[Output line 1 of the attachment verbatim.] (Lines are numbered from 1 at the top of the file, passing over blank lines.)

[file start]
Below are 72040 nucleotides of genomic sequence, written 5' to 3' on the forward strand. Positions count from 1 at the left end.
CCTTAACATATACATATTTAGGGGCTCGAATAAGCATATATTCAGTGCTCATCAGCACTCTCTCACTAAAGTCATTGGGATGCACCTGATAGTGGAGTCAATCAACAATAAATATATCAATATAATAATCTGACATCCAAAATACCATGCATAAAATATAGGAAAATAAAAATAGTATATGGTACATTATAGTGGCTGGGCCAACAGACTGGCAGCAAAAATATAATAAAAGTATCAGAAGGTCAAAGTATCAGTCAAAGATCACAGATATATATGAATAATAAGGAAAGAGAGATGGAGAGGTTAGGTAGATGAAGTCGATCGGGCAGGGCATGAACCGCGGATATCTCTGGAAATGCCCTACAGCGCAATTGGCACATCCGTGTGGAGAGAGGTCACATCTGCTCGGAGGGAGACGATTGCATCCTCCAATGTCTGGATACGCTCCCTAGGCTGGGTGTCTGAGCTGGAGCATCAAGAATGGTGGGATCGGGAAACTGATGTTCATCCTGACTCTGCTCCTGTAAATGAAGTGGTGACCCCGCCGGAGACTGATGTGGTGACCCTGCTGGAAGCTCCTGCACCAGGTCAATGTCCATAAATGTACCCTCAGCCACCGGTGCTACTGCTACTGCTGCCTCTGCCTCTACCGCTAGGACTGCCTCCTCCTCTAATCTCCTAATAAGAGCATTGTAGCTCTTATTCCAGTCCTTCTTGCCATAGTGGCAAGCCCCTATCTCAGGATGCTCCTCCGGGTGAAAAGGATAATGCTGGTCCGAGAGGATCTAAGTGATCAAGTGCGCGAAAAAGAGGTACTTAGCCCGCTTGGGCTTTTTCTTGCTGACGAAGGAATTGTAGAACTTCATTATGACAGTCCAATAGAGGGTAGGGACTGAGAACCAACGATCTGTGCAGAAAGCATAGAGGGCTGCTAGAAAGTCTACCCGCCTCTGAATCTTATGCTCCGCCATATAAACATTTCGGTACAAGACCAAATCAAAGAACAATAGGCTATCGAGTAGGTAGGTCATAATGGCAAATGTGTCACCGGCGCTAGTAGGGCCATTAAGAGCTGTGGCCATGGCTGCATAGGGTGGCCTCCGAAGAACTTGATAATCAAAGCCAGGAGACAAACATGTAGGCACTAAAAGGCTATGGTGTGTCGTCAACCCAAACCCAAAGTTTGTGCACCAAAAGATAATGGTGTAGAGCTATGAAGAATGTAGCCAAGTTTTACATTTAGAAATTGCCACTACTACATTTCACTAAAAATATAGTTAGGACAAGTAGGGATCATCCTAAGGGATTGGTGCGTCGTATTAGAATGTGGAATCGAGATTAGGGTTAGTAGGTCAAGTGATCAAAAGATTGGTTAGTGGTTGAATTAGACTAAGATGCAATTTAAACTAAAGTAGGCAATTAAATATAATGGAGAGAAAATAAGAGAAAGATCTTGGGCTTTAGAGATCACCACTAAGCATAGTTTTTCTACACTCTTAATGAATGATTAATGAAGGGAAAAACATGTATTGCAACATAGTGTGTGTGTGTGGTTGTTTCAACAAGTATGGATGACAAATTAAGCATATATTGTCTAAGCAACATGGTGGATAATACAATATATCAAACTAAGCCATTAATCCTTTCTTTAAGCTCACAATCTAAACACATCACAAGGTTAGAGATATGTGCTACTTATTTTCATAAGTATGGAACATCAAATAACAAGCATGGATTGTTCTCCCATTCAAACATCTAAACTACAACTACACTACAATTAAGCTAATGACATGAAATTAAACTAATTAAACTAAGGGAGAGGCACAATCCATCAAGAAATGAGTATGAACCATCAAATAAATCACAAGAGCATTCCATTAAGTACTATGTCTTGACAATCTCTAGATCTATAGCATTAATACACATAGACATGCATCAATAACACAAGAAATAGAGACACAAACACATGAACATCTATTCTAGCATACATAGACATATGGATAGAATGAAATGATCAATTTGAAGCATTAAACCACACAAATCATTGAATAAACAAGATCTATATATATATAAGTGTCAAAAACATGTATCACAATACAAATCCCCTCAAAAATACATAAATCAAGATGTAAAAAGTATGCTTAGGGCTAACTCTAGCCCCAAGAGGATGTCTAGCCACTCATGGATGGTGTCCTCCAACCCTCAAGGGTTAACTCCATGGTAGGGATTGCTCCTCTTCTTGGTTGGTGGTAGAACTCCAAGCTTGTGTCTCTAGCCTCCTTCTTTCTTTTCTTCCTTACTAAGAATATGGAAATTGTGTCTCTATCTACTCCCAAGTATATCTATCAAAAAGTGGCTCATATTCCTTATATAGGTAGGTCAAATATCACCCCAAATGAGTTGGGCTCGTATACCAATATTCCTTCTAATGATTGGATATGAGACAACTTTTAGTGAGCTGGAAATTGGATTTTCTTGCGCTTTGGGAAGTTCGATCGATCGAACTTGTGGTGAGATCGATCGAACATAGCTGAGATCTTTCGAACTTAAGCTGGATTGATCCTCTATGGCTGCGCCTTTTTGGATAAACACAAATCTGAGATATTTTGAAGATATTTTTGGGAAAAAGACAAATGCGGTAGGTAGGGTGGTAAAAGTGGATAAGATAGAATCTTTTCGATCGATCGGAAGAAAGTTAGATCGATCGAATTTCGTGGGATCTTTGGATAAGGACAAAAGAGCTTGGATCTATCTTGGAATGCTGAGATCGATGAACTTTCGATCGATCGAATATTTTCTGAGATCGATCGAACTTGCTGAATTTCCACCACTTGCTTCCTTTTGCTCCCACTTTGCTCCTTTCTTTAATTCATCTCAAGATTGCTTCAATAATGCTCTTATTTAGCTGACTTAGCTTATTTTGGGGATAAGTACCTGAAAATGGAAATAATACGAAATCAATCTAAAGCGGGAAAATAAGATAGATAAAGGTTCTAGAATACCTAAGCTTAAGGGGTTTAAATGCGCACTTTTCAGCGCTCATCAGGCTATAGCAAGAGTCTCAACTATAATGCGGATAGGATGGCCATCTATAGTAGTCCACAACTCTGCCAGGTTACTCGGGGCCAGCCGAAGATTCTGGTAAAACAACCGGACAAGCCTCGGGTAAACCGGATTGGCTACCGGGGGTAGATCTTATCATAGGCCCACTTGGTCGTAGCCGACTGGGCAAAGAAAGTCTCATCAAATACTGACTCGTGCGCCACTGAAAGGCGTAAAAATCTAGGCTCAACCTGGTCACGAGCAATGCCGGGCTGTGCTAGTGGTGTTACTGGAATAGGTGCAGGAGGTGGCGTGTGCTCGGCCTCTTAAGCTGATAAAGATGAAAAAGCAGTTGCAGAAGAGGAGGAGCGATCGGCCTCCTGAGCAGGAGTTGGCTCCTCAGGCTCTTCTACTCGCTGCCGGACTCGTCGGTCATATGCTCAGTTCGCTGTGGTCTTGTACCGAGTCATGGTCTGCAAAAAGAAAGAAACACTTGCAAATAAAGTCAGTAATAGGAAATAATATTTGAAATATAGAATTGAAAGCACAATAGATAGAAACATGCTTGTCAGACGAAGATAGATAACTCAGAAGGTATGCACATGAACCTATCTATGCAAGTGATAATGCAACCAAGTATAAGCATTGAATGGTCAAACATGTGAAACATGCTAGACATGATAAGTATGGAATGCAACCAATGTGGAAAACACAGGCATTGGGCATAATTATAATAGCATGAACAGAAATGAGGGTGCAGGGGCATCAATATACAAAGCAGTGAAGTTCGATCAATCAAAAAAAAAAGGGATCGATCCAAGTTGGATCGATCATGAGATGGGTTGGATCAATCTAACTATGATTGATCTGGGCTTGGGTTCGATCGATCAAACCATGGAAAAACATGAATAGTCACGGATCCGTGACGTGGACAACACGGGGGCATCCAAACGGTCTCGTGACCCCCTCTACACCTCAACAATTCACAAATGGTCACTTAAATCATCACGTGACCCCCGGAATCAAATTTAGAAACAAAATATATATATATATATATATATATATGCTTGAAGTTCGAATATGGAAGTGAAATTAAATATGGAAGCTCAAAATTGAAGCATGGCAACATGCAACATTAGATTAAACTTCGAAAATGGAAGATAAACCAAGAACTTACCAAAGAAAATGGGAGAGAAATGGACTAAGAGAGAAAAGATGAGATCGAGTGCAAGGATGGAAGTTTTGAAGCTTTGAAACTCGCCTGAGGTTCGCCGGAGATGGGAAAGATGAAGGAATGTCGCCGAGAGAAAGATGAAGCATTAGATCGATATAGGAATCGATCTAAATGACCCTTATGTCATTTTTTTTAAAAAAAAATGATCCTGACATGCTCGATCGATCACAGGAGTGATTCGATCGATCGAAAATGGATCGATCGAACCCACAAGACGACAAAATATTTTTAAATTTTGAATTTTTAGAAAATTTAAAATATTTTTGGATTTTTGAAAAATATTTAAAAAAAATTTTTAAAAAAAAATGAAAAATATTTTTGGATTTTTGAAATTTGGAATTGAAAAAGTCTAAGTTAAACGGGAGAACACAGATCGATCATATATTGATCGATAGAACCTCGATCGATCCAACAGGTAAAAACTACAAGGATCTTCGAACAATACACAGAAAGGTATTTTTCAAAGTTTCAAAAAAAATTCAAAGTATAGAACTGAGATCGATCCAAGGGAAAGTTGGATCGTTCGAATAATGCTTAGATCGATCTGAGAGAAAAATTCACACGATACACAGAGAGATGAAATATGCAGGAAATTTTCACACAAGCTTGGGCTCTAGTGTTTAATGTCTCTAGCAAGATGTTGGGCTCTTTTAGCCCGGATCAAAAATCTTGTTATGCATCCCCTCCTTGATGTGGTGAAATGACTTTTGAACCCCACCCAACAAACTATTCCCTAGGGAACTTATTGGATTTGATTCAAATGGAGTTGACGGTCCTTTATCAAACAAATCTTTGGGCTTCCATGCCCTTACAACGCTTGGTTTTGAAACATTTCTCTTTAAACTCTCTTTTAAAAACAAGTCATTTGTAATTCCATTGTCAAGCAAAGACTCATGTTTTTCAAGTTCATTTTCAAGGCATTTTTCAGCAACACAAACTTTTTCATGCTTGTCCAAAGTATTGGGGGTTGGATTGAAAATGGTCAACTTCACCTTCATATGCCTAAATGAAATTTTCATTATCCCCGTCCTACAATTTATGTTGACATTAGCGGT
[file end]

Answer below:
Below are 72040 nucleotides of genomic sequence, written 5' to 3' on the forward strand. Positions count from 1 at the left end.